Palm-Flanked Pool and Ocean Views near Daytona Beach Attractions
Along Daytona Beach's 23-mile stretch of sun-kissed coastline, there’s no shortage of things to do. Parasailers soar above the ocean, scuba divers delve beneath the surface, stock cars zoom around the track at the Daytona International Speedway, and families stroll past glittering amusement-park rides on the Daytona Beach boardwalk. Acapulco Hotel & Resort sits on a narrow barrier island just a short drive south of Daytona Beach, offering easy access to the area's fun-filled attractions and beaches.
The resort's palm-fringed outdoor pool overlooks the ocean and stays open year-round. Partial views of the waterfront are visible from the balcony of all ocean-view rooms. The ocean-view and oceanfront kitchenette and efficiency rooms have the additional convenience of a two-burner glass-top range, cookware, and a small or full-size refrigerator. If you'd rather leave the cooking to the professionals, check out the range of nearby restaurants, which run the gamut from big-name chains to seafood restaurants and upscale alfresco eateries.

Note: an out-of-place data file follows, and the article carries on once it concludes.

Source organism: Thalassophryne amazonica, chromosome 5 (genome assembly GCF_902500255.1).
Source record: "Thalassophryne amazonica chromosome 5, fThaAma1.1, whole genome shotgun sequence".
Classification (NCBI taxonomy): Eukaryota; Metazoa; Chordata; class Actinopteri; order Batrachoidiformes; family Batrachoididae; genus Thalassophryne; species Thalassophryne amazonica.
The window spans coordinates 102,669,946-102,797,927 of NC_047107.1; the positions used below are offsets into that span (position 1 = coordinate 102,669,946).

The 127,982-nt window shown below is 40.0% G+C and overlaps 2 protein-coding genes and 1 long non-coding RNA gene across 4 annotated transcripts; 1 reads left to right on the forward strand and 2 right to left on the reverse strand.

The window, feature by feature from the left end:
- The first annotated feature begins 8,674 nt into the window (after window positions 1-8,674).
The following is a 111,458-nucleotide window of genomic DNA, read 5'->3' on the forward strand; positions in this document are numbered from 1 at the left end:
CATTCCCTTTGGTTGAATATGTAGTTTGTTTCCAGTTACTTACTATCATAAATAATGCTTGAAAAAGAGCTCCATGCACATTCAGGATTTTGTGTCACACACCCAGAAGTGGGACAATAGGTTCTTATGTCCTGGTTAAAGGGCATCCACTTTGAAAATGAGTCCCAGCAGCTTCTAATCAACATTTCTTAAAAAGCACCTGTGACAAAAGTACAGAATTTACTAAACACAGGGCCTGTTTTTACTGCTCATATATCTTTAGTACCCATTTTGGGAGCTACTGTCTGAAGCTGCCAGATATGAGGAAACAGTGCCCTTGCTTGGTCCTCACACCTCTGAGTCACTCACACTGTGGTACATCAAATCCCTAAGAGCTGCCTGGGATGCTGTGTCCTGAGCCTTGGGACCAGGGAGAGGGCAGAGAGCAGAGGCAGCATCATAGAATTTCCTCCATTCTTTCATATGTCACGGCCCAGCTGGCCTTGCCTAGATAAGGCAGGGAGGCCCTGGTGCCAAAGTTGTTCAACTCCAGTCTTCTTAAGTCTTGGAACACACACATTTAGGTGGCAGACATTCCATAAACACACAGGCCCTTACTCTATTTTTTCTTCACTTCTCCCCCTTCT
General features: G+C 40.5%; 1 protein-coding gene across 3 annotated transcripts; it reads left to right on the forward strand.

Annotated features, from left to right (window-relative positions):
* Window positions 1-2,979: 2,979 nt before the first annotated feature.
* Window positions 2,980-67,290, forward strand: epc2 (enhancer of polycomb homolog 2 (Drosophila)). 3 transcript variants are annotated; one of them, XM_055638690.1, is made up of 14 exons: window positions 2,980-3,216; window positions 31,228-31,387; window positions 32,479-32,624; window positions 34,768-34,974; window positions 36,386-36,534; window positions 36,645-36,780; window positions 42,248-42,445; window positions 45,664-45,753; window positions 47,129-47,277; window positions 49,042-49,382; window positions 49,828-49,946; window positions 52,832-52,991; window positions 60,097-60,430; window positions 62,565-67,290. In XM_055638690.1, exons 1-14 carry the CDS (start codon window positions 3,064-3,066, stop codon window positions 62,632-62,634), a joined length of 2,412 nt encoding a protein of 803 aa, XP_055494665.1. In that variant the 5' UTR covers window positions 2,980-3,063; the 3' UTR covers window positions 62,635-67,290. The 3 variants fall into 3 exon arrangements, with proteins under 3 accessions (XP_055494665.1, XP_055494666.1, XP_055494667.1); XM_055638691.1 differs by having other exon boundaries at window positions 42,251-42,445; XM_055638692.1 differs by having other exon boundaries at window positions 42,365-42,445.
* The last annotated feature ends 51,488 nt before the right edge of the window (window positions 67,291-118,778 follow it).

Daytona Beach, Florida: Racing Legacy and a Famed Lighthouse
At the turn of the 20th century, motorists began racing on the packed sand of Daytona Beach, taking advantage of its wide, unobstructed expanse and smooth surface. Today, stock-car racing has moved to the nearby Daytona International Speedway, but it’s still possible to park your car along the oceanfront here—one of the few beaches in the world where you can do so.
Hundreds of thousands of racing fans visit Daytona International Speedway each year to watch world-class champions such as Dale Earnhardt Jr. and Jeff Gordon. Stock-car, sports-car, and motorcycle events fill the calendar all year round, culminating in the Daytona 500 in February—the first race of the Sprint Cup Series and typically regarded as the most prestigious. On various behind-the-scenes tours, you can explore the speedway's elevated press boxes, banked infield turns, and decadent hot tubs filled with motor oil.
At Daytona Beach itself, cars toting beach gear roll across the hard-packed sand through oceanfront driving zones (there are also traffic-free areas). South of town, you can see the Ponce de León Inlet Lighthouse. A spiral staircase winds to the top of the 175-foot tower, where you can overlook a 52-acre park filled with armadillos, shore birds, and native wildflowers.